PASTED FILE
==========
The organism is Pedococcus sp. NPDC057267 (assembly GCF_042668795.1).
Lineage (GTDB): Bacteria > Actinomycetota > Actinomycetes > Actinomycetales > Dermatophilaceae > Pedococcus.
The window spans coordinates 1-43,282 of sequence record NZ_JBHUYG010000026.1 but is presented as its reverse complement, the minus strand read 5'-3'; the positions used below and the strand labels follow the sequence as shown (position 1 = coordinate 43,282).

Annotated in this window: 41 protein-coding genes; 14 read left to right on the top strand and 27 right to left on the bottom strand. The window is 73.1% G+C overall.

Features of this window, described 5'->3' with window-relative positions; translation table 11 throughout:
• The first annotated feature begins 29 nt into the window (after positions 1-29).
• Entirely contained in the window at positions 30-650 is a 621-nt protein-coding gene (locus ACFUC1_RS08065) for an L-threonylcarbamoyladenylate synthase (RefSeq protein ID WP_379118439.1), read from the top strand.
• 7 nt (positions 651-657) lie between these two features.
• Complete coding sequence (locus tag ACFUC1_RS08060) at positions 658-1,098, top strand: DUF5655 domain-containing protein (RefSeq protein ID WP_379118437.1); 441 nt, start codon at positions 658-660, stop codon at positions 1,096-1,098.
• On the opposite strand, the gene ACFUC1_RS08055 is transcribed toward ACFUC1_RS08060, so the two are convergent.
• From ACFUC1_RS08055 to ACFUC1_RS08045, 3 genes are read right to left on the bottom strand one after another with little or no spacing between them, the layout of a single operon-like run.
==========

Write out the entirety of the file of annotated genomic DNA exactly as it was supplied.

The organism is Pedococcus sp. NPDC057267 (assembly GCF_042668795.1).
Lineage (GTDB): Bacteria > Actinomycetota > Actinomycetes > Actinomycetales > Dermatophilaceae > Pedococcus.
The window spans coordinates 1-43,282 of sequence record NZ_JBHUYG010000026.1 but is presented as its reverse complement, the minus strand read 5'-3'; the positions used below and the strand labels follow the sequence as shown (position 1 = coordinate 43,282).

Annotated in this window: 41 protein-coding genes; 14 read left to right on the top strand and 27 right to left on the bottom strand. The window is 73.1% G+C overall.

Features of this window, described 5'->3' with window-relative positions; translation table 11 throughout:
• The first annotated feature begins 29 nt into the window (after positions 1-29).
• Entirely contained in the window at positions 30-650 is a 621-nt protein-coding gene (locus ACFUC1_RS08065) for an L-threonylcarbamoyladenylate synthase (RefSeq protein ID WP_379118439.1), read from the top strand.
• 7 nt (positions 651-657) lie between these two features.
• Complete coding sequence (locus tag ACFUC1_RS08060) at positions 658-1,098, top strand: DUF5655 domain-containing protein (RefSeq protein ID WP_379118437.1); 441 nt, start codon at positions 658-660, stop codon at positions 1,096-1,098.
• On the opposite strand, the gene ACFUC1_RS08055 is transcribed toward ACFUC1_RS08060, so the two are convergent.
• From ACFUC1_RS08055 to ACFUC1_RS08045, 3 genes are read right to left on the bottom strand one after another with little or no spacing between them, the layout of a single operon-like run.